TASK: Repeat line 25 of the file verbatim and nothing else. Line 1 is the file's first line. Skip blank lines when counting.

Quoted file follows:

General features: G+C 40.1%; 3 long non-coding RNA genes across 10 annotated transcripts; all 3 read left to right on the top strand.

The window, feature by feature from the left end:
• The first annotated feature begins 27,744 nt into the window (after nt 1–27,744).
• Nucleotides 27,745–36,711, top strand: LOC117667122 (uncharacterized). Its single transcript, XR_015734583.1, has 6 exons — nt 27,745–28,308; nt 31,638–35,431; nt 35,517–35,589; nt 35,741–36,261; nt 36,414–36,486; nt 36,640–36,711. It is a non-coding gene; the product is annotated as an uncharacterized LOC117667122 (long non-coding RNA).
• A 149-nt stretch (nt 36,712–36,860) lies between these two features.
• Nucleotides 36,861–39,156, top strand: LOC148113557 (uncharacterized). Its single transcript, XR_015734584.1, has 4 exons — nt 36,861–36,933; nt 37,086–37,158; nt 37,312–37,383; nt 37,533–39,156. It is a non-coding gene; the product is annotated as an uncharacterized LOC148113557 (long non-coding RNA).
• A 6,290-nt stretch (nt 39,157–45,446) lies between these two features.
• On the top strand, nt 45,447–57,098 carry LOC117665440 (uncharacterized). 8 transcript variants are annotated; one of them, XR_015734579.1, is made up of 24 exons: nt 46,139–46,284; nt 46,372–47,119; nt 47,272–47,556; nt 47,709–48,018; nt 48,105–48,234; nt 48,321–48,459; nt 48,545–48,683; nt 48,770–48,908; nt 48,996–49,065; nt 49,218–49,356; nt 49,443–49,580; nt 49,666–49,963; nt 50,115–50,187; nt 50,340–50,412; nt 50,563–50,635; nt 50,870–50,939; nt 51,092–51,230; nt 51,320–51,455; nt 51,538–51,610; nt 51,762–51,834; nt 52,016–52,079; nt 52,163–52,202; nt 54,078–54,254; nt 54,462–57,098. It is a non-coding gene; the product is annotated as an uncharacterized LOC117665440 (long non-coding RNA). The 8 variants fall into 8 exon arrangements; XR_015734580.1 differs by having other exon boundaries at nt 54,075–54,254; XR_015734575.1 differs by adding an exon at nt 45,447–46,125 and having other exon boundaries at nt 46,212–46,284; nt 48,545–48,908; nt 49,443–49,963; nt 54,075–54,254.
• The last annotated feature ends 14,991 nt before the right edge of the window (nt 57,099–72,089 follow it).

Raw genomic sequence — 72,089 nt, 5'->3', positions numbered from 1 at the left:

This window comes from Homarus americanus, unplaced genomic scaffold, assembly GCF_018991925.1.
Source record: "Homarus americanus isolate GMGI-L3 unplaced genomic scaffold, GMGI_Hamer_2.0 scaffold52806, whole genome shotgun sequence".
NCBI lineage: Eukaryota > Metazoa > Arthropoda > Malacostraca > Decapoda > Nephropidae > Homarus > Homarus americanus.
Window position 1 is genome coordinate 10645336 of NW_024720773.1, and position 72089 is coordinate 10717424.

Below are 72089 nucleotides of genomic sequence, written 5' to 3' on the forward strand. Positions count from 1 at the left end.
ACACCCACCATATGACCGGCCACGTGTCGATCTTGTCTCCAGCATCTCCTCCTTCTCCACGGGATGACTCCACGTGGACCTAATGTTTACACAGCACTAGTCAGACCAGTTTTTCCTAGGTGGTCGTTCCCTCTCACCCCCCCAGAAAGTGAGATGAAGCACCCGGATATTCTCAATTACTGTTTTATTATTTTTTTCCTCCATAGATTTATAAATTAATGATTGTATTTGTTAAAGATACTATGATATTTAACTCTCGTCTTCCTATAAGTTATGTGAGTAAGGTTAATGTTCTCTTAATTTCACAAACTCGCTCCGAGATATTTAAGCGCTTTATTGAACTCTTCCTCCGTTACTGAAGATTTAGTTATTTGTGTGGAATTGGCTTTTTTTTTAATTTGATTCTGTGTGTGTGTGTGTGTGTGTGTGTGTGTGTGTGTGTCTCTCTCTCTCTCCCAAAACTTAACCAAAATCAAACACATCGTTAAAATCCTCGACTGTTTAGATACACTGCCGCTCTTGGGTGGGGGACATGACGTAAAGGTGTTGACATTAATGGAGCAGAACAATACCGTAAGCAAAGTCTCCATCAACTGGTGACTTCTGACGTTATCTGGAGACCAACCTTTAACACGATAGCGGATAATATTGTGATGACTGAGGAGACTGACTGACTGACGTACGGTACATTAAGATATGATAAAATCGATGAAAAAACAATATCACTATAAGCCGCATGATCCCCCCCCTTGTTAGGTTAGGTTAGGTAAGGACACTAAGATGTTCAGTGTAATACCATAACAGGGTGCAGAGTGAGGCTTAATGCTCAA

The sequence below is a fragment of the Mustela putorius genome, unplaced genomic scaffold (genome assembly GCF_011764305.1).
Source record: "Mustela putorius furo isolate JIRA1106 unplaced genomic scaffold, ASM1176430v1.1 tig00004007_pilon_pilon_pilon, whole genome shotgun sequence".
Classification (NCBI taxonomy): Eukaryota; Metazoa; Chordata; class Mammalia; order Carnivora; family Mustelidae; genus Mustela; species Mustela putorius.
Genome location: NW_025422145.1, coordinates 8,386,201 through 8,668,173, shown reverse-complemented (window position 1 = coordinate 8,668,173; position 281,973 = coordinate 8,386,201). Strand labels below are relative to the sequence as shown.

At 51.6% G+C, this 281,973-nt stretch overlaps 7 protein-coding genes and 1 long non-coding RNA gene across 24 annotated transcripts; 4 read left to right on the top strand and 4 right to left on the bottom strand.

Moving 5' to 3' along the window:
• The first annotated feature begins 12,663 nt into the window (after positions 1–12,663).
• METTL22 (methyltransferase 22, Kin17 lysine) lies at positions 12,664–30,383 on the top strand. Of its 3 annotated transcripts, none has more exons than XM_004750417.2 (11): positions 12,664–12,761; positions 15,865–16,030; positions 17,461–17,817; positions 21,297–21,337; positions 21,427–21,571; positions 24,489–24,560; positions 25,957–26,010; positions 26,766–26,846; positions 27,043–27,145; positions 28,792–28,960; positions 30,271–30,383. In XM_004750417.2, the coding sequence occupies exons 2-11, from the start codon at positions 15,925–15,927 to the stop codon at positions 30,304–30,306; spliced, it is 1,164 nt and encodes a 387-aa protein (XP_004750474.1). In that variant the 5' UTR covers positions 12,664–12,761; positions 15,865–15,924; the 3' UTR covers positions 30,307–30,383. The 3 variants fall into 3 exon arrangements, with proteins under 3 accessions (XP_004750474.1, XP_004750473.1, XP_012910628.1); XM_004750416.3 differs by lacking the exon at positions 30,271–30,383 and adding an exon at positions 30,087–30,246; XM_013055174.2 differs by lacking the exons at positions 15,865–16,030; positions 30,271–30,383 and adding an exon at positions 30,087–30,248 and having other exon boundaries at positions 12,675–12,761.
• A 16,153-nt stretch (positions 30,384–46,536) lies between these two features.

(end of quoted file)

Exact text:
• A 16,153-nt stretch (positions 30,384–46,536) lies between these two features.